Memory Lane – Part 1

I can remember back 85 years. Glan was much smaller and a much poorer place at that time. There were no street lights and the town was in darkness in the winter time. You’d see no one in town on Sunday nights. The pubs were the same as now – there was one new one but it closed down again – that’s where Bernie McDermotts is. That wasn’t there when I was going to school. I remember the pint was tuppence and a half quarter of tobacco was six pence. Every lad smoked a pipe and it was mostly clay pipes. There was no cigarettes but some of the well to do would have cigars.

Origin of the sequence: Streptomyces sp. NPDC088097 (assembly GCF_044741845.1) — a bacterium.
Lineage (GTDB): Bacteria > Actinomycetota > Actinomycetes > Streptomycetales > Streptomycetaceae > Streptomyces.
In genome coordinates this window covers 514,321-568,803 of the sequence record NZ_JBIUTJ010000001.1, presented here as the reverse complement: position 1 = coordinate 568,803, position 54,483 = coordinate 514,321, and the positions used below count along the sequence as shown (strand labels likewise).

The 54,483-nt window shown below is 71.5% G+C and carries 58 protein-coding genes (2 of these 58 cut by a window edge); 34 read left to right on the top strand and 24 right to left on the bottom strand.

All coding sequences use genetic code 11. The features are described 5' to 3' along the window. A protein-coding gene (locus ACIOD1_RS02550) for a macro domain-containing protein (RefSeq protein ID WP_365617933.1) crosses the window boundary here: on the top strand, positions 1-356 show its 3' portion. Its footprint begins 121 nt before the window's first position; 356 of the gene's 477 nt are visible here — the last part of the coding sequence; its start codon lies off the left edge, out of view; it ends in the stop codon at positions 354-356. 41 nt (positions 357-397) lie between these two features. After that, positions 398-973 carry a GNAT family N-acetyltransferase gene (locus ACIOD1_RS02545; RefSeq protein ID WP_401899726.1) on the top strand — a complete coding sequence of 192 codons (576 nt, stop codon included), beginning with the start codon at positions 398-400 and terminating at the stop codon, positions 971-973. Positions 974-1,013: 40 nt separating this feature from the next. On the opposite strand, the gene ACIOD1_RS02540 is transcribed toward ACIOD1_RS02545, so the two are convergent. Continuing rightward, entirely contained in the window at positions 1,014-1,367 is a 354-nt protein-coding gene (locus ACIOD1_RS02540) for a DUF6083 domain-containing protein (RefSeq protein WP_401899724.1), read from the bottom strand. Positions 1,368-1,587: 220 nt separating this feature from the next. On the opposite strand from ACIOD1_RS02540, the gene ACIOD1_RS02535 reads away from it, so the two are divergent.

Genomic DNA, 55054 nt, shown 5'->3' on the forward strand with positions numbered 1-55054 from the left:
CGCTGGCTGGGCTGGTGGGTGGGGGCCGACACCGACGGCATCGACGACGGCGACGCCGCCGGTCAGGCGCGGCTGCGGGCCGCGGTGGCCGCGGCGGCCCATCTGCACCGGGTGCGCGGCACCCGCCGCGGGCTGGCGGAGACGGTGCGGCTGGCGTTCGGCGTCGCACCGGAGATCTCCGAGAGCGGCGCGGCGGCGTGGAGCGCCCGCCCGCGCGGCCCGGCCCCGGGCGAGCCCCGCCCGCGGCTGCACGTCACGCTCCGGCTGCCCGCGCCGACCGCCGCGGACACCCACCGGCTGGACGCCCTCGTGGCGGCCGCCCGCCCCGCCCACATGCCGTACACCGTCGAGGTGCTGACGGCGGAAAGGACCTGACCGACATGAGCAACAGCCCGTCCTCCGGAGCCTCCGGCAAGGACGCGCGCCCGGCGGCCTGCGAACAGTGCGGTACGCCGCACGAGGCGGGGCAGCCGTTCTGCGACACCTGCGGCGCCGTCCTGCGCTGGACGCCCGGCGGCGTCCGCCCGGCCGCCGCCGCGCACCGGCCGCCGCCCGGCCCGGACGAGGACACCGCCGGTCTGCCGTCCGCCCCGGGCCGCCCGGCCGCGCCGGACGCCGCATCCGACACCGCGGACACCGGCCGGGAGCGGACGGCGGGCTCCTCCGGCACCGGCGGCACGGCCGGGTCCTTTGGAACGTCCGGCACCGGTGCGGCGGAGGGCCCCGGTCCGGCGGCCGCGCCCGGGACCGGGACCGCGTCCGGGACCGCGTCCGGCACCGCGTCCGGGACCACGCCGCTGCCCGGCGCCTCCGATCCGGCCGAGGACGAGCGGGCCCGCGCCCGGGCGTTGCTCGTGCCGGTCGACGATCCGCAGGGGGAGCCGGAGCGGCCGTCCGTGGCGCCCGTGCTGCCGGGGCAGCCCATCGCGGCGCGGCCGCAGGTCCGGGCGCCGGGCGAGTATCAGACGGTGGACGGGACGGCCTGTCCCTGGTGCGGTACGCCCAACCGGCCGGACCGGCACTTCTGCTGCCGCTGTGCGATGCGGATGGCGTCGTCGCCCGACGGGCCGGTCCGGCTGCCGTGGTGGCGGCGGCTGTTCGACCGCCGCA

At that time everyone walked to Mass. Of course, there was no bicycles. The first bike around here was owned by Thomas Garvey, Clondoyle, with a big wheel and a little one. I remember the first car that ever passed here. We didn’t know what it was. A man who had been working in England told us it was a motor car. We all wondered how it could climb the hills. I don’t know whose it was. Horses and carts were the only way we had for travelling and there were very few traps. Your grandfather, God be good to him, was the only one around here that had a trap – Sergeant Walsh – I knew him well.